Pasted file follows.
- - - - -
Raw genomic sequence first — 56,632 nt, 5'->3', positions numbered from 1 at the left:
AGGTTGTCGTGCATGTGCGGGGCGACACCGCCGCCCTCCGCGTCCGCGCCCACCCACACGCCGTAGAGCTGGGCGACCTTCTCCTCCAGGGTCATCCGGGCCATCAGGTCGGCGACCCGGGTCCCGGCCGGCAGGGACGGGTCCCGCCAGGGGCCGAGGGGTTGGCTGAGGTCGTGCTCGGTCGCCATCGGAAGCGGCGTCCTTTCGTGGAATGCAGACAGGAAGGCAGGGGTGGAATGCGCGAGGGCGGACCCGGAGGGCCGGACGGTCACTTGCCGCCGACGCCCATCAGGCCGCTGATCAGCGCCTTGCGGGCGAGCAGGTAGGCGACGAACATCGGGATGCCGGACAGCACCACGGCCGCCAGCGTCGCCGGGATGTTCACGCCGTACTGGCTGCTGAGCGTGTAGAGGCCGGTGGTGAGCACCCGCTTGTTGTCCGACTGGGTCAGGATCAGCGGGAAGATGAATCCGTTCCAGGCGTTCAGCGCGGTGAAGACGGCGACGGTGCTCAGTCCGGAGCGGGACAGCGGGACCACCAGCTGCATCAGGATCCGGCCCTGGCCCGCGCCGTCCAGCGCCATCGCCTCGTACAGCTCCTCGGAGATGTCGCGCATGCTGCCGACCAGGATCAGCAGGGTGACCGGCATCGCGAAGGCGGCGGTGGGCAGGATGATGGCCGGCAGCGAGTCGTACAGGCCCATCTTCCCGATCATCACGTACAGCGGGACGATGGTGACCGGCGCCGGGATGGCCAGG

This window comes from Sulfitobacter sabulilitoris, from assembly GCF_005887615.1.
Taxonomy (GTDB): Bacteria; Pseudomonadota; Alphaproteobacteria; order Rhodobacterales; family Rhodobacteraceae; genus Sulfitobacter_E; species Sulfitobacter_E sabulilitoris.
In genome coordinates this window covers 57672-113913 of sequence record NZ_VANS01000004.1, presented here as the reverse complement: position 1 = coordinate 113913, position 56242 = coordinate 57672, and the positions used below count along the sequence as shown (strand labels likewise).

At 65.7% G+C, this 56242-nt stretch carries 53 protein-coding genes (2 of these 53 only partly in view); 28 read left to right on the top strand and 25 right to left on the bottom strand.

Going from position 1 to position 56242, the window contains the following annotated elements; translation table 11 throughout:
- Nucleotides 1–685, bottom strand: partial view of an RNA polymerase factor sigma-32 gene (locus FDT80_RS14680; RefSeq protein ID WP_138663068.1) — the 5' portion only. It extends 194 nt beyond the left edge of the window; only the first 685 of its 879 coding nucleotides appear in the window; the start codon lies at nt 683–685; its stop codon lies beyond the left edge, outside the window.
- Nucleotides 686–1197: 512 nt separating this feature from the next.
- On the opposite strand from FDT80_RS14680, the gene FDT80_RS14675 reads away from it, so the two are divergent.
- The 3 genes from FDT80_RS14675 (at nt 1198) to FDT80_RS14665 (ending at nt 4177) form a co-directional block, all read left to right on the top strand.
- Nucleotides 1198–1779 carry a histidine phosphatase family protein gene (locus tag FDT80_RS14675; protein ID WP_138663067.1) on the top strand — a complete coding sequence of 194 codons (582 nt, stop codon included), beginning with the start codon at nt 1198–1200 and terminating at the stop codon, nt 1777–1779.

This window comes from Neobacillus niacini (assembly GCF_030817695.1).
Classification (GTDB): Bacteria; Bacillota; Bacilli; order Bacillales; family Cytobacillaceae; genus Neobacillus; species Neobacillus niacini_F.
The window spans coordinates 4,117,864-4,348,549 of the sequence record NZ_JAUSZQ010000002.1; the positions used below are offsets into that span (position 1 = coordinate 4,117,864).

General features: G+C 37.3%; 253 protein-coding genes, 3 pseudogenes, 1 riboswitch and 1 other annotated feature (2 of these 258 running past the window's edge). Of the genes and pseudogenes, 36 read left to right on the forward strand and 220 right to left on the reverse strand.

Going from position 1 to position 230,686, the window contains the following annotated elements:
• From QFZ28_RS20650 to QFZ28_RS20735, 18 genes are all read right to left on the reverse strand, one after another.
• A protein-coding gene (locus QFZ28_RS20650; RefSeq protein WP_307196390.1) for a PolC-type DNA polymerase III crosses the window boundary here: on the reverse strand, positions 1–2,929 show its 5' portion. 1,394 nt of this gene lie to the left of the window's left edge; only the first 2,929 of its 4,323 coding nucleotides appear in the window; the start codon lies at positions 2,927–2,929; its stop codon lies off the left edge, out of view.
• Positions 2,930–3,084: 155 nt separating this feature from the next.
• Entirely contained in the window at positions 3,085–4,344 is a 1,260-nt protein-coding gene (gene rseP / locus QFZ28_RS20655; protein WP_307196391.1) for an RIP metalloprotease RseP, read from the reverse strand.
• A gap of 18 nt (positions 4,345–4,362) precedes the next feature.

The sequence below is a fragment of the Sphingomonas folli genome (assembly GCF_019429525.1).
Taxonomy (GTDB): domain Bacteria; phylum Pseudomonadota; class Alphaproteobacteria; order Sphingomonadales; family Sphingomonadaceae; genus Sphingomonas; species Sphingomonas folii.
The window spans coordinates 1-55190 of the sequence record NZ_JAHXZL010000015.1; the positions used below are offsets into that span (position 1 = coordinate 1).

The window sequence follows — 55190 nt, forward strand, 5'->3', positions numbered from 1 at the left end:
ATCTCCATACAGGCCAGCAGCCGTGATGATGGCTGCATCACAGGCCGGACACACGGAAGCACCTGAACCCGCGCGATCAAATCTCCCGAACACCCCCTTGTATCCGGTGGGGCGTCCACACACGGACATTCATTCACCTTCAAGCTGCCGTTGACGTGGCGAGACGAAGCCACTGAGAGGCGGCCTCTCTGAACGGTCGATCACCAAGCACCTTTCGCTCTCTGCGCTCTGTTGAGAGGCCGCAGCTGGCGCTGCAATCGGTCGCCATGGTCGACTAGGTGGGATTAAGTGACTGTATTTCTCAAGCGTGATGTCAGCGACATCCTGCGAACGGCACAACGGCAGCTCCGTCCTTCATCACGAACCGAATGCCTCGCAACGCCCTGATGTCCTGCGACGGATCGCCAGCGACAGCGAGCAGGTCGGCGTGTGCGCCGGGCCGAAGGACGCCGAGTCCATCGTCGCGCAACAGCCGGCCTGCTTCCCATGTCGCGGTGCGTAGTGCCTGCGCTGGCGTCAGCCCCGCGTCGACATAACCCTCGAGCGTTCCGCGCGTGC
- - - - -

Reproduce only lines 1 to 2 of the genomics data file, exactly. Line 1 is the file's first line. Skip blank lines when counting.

Raw genomic sequence first — 56,632 nt, 5'->3', positions numbered from 1 at the left:
AGGTTGTCGTGCATGTGCGGGGCGACACCGCCGCCCTCCGCGTCCGCGCCCACCCACACGCCGTAGAGCTGGGCGACCTTCTCCTCCAGGGTCATCCGGGCCATCAGGTCGGCGACCCGGGTCCCGGCCGGCAGGGACGGGTCCCGCCAGGGGCCGAGGGGTTGGCTGAGGTCGTGCTCGGTCGCCATCGGAAGCGGCGTCCTTTCGTGGAATGCAGACAGGAAGGCAGGGGTGGAATGCGCGAGGGCGGACCCGGAGGGCCGGACGGTCACTTGCCGCCGACGCCCATCAGGCCGCTGATCAGCGCCTTGCGGGCGAGCAGGTAGGCGACGAACATCGGGATGCCGGACAGCACCACGGCCGCCAGCGTCGCCGGGATGTTCACGCCGTACTGGCTGCTGAGCGTGTAGAGGCCGGTGGTGAGCACCCGCTTGTTGTCCGACTGGGTCAGGATCAGCGGGAAGATGAATCCGTTCCAGGCGTTCAGCGCGGTGAAGACGGCGACGGTGCTCAGTCCGGAGCGGGACAGCGGGACCACCAGCTGCATCAGGATCCGGCCCTGGCCCGCGCCGTCCAGCGCCATCGCCTCGTACAGCTCCTCGGAGATGTCGCGCATGCTGCCGACCAGGATCAGCAGGGTGACCGGCATCGCGAAGGCGGCGGTGGGCAGGATGATGGCCGGCAGCGAGTCGTACAGGCCCATCTTCCCGATCATCACGTACAGCGGGACGATGGTGACCGGCGCCGGGATGGCCAGG